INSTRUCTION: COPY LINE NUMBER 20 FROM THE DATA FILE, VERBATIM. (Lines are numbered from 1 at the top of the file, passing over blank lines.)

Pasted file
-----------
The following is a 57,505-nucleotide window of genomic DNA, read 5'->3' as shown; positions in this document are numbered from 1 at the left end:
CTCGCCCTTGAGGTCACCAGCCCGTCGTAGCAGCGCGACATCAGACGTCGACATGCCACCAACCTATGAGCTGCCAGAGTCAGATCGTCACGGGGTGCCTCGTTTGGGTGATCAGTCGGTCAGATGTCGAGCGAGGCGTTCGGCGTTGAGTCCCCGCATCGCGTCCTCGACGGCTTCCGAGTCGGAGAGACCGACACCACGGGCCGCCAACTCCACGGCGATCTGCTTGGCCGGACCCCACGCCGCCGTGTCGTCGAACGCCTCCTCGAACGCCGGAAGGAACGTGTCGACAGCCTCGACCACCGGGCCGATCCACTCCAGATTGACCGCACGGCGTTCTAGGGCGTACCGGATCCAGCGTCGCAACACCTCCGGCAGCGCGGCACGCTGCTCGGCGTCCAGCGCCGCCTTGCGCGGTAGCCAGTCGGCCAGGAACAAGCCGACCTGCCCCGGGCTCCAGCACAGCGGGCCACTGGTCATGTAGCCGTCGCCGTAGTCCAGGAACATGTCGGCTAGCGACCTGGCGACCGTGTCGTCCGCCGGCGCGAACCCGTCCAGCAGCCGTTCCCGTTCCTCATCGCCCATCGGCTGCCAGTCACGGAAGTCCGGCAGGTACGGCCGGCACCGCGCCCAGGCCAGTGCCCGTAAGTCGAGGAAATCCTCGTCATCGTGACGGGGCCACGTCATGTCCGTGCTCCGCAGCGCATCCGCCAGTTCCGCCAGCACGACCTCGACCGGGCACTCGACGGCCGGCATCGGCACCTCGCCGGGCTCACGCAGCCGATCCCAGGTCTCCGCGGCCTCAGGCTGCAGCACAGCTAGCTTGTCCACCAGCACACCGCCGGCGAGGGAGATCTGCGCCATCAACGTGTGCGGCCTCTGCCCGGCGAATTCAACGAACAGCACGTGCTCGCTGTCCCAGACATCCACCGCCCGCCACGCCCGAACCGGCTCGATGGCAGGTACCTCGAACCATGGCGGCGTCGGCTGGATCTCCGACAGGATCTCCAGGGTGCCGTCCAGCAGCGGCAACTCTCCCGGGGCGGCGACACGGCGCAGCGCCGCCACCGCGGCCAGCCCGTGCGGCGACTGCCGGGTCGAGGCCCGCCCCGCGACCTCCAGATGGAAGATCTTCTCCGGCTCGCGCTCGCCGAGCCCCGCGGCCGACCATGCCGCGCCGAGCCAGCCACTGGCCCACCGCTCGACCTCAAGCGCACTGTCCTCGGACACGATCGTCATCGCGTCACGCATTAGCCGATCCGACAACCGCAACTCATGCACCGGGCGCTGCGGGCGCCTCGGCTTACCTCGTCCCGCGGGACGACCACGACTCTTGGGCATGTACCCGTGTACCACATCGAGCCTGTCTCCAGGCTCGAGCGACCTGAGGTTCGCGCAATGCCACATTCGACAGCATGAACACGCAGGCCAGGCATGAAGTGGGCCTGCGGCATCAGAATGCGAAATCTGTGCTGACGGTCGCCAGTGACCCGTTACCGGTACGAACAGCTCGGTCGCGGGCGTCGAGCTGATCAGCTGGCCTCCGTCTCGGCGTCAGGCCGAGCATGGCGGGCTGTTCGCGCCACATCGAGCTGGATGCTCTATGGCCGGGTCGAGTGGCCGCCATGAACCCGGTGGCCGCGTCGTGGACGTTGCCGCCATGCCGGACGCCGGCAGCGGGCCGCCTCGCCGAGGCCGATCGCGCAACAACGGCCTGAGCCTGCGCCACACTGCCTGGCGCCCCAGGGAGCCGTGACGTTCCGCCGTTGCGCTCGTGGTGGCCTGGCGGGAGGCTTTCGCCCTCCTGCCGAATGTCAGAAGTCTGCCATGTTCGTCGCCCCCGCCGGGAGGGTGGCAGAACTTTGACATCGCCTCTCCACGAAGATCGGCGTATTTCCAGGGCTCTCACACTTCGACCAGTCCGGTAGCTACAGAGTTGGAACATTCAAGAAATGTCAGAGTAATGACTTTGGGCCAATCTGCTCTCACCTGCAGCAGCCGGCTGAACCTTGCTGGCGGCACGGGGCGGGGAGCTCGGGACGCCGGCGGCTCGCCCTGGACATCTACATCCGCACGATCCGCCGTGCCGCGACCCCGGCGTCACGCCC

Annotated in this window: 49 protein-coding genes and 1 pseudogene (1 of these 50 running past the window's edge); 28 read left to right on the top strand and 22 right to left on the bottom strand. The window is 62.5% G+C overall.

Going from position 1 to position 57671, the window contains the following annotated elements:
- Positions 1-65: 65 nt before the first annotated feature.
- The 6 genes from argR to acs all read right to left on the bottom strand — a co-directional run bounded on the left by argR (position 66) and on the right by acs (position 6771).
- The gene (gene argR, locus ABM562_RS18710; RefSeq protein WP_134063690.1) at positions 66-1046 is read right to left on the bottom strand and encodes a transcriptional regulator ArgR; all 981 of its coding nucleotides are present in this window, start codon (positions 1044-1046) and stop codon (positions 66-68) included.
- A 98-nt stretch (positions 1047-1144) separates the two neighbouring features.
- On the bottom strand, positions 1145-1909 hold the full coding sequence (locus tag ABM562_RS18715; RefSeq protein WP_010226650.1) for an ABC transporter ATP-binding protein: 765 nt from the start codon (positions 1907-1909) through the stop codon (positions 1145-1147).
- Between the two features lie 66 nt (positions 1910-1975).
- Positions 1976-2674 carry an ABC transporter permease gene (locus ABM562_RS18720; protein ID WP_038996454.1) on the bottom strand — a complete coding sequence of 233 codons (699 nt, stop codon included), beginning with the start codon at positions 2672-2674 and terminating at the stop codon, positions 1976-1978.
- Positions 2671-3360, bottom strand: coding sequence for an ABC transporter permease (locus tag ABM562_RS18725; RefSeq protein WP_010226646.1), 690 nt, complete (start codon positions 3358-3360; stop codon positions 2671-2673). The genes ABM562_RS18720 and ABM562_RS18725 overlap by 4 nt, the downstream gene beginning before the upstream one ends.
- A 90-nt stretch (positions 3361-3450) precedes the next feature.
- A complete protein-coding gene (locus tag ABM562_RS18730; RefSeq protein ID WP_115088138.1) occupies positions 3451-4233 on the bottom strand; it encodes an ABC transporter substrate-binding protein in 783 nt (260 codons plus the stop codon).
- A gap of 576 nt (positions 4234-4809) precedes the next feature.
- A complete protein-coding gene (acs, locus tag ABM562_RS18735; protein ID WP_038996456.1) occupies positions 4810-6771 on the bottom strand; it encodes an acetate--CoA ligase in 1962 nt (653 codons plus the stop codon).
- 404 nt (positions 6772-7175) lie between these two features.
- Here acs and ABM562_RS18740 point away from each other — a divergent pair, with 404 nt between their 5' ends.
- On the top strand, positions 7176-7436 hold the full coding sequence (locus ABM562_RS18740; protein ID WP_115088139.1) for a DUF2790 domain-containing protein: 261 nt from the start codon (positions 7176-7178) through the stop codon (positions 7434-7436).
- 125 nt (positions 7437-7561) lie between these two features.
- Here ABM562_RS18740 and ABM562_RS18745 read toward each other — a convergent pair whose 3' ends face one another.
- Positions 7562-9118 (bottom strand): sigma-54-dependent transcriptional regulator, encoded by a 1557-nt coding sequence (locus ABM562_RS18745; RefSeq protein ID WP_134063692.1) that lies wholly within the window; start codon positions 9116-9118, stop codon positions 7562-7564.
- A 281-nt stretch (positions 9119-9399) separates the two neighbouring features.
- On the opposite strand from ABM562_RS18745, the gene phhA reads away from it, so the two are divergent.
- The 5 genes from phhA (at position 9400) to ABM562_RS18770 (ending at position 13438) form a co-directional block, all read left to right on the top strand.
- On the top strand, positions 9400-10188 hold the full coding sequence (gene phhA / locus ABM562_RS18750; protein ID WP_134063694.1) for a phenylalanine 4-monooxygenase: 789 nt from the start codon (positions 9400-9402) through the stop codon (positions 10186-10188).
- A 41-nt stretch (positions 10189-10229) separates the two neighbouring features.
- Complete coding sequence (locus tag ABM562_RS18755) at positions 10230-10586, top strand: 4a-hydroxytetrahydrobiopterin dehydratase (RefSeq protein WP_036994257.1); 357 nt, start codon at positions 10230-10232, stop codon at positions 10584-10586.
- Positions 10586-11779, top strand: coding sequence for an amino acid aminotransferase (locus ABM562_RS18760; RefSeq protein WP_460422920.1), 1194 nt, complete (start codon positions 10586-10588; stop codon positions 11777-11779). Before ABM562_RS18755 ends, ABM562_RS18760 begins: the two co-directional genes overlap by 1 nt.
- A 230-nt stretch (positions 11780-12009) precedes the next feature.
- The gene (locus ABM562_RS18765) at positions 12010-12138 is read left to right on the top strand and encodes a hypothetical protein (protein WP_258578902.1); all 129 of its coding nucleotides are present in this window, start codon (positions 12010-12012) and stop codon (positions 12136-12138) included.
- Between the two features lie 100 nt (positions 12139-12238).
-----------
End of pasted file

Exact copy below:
- 125 nt (positions 7437-7561) lie between these two features.